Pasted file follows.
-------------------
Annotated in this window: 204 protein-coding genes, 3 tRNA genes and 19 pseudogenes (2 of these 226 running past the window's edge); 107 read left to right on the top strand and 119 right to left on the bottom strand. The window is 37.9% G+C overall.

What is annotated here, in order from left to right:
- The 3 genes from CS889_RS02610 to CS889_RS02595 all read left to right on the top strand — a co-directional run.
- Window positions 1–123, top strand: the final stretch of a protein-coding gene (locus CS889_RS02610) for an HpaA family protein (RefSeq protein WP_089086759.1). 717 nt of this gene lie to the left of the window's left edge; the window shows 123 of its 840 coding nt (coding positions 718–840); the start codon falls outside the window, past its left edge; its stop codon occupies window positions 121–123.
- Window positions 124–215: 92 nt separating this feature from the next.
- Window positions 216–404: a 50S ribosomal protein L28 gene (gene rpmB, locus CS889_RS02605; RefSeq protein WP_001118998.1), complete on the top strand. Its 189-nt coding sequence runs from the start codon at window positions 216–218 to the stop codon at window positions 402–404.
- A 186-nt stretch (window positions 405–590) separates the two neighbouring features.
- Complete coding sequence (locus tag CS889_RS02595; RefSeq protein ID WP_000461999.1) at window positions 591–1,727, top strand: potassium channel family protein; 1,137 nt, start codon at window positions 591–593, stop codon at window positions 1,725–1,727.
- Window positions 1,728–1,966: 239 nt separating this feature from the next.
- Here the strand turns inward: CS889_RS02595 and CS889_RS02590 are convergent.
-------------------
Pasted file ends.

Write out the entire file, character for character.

Annotated in this window: 204 protein-coding genes, 3 tRNA genes and 19 pseudogenes (2 of these 226 running past the window's edge); 107 read left to right on the top strand and 119 right to left on the bottom strand. The window is 37.9% G+C overall.

What is annotated here, in order from left to right:
- The 3 genes from CS889_RS02610 to CS889_RS02595 all read left to right on the top strand — a co-directional run.
- Window positions 1–123, top strand: the final stretch of a protein-coding gene (locus CS889_RS02610) for an HpaA family protein (RefSeq protein WP_089086759.1). 717 nt of this gene lie to the left of the window's left edge; the window shows 123 of its 840 coding nt (coding positions 718–840); the start codon falls outside the window, past its left edge; its stop codon occupies window positions 121–123.
- Window positions 124–215: 92 nt separating this feature from the next.
- Window positions 216–404: a 50S ribosomal protein L28 gene (gene rpmB, locus CS889_RS02605; RefSeq protein WP_001118998.1), complete on the top strand. Its 189-nt coding sequence runs from the start codon at window positions 216–218 to the stop codon at window positions 402–404.
- A 186-nt stretch (window positions 405–590) separates the two neighbouring features.
- Complete coding sequence (locus tag CS889_RS02595; RefSeq protein ID WP_000461999.1) at window positions 591–1,727, top strand: potassium channel family protein; 1,137 nt, start codon at window positions 591–593, stop codon at window positions 1,725–1,727.
- Window positions 1,728–1,966: 239 nt separating this feature from the next.
- Here the strand turns inward: CS889_RS02595 and CS889_RS02590 are convergent.